Seniors often wish to make large gifts to loved ones prior to death. Unfortunately, seniors can lose control by gifting property in advance. With good advice, you can ensure that your property is protected for yourself and future generations while preserving full or partial control.
Everyone can gift $14,000 a year per person without filing a gift tax return. Married couples can double their gift tax “exclusion” to gift $28,000 per person per year. Gifts over $14,000 in one year to one person require you to file a gift tax return that is due when you file your income tax return. It is the maker of the gift that is responsible for a gift tax return required and any gift taxes due. However, it is unlikely that you will owe any gift tax, as each person has a lifetime exemption of $5.34 million. As a recipient, you will not file a return or pay gift tax or income tax on any gifts that you receive. Gifts are not considered income for tax purposes. Obviously, you must pay income tax on any later income you receive from investing your gift.
Sometimes, seniors create capital gains taxes for their children by gifting them appreciated property during their lifetime. Parents often don’t realize that a gift of appreciated property results in their child taking the property’s original income tax basis. If the child sells the property, he or she will pay capital gains tax on the difference between the cost of the property when originally purchased by the parent and its current fair market value. In contrast, children who receive property from their parents at death inherit a “step up” in income tax basis, which is its fair market value at time of death. Children who sell inherited property soon after receiving it will pay no capital gains taxes.
It’s important to note that federal gift tax rules differ from government assistance program eligibility rules. Both Medicaid (for nursing facility care) and Special Assistance (for assisted living facility care) implement sanctions for gifting. Historical Christmas and birthday gifts generally are not problematic. However, seniors must be particularly careful when gifting large amounts, as these can backfire and prevent eligibility. Medicaid looks back five years for gifts to anyone other than your spouse, and creates a penalty period based on the amount of money (or value) transferred. Special Assistance looks back three years. Therefore, even those gifts within the annual exclusion limit will result in sanctions if made during the “look-back” period.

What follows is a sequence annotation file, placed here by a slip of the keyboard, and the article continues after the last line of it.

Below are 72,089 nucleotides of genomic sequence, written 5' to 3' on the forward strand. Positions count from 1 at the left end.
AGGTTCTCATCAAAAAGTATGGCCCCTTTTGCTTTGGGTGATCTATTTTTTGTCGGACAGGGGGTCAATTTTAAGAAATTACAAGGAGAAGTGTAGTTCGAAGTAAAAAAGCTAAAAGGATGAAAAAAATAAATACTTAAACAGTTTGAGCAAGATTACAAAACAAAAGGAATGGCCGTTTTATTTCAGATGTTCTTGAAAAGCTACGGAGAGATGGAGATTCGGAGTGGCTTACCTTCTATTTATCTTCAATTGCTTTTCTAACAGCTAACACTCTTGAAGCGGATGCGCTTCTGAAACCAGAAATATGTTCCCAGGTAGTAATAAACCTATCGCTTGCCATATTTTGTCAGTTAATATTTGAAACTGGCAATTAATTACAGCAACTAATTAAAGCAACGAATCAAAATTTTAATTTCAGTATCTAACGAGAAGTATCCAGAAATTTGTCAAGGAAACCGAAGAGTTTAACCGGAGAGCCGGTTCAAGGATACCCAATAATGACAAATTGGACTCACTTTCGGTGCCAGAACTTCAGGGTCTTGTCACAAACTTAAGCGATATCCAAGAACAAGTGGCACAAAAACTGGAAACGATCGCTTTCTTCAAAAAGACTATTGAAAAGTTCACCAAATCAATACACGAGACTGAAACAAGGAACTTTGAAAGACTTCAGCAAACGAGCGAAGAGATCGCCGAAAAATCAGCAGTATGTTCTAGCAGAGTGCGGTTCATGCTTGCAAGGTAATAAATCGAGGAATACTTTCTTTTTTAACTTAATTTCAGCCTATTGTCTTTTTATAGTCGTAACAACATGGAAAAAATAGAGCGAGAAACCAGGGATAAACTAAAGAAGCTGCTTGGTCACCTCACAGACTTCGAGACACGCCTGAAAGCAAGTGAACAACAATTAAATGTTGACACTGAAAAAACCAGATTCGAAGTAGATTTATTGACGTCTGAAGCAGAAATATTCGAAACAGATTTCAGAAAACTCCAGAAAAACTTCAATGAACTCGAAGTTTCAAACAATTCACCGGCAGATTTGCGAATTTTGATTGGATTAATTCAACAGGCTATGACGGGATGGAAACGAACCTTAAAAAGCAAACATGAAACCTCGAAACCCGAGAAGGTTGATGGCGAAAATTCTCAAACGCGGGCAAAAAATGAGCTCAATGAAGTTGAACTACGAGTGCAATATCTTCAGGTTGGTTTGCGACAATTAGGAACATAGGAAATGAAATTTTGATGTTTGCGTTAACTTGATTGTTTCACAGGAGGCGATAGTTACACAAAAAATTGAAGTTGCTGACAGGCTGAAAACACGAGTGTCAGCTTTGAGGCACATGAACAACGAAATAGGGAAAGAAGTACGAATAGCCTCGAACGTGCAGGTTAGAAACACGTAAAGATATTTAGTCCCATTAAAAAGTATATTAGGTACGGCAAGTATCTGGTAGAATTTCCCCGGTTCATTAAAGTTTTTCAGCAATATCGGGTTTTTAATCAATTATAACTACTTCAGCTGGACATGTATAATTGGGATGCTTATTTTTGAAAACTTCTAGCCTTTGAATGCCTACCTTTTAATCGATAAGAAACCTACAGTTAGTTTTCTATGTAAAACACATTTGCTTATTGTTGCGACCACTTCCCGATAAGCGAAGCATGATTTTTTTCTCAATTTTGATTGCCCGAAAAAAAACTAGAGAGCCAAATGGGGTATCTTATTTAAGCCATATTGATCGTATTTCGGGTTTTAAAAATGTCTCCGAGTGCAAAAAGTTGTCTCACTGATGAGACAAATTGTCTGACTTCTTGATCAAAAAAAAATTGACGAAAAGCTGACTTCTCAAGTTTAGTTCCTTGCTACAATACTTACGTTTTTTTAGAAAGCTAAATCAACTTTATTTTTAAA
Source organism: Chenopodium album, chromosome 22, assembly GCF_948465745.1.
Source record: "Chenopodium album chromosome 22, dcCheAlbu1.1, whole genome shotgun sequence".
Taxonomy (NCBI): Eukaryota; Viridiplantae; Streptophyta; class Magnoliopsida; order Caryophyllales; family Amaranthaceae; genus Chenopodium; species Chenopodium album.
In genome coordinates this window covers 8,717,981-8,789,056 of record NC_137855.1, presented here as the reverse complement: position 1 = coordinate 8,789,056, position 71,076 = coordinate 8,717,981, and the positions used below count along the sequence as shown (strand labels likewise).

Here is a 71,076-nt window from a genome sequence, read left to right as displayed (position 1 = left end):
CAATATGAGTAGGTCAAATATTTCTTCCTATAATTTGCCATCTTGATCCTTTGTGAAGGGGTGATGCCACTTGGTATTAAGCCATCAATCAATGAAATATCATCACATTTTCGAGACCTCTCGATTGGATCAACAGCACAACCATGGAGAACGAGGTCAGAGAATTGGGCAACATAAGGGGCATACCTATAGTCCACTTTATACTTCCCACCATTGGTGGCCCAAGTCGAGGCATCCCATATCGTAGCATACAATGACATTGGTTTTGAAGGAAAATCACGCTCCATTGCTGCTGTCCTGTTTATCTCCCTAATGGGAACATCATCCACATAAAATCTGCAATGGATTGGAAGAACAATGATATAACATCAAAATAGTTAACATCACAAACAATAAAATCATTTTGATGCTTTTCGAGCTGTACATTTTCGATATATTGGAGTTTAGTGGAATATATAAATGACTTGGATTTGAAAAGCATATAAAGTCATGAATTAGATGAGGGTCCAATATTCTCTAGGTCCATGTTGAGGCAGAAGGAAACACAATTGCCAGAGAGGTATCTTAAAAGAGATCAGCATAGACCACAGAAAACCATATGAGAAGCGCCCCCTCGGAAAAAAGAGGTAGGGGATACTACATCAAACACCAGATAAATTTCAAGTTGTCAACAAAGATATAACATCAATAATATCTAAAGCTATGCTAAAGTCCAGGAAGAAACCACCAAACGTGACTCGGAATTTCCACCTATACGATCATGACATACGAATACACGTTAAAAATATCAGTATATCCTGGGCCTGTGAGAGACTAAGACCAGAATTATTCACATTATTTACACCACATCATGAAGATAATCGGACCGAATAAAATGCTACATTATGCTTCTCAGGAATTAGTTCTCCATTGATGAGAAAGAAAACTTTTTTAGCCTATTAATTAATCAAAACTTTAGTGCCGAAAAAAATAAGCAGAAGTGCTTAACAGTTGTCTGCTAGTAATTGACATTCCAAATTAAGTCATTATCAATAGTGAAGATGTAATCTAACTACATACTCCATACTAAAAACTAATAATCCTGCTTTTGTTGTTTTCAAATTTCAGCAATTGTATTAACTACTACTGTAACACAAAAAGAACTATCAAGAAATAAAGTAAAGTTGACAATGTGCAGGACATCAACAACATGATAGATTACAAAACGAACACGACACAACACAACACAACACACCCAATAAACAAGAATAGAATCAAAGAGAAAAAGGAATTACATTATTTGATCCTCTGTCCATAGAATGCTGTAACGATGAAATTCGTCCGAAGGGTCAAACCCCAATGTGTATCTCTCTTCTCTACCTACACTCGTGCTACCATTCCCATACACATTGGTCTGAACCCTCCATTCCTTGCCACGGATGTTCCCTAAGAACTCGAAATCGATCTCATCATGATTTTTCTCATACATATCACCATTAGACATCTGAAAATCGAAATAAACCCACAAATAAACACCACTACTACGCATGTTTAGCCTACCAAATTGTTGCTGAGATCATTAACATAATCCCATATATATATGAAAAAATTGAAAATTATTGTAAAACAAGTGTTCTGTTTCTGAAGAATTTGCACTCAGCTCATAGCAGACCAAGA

Finally, seniors can lose control of their property through gifting. Both the Medicaid and the Special Assistance programs allow seniors to avoid sanctions if they receive a “gift back” of transferred property. This requires the person to whom you gifted property to return either the exact gift or a gift of equal value in North Carolina. (The “gift-back” rules vary from state to state.) Unfortunately, seniors who require government assistance may not qualify if a child refuses to return or can’t return the property they received. Don’t expect a grandchild to return the tuition payment you made for them; however, the grandchild’s parent may be able to transfer back something of equal value in North Carolina.
If you or your loved ones have questions about gifting, consider W.G. Alexander & Associates – we are experienced attorneys who offer a unique blend of asset protection, Elder Law and estate planning. You can also attend our free seminars, learn more through our website at www.wgalaw.com, or call us at (919) 256-7000.
Attorney Bill Alexander discusses these issues and more every Tuesday morning on W.G. Alexander & Associates’ radio program, “Asset Protection Today,” on TalkRadio 850 WPTK (AM). Be sure to listen from 9:00-10:00 AM.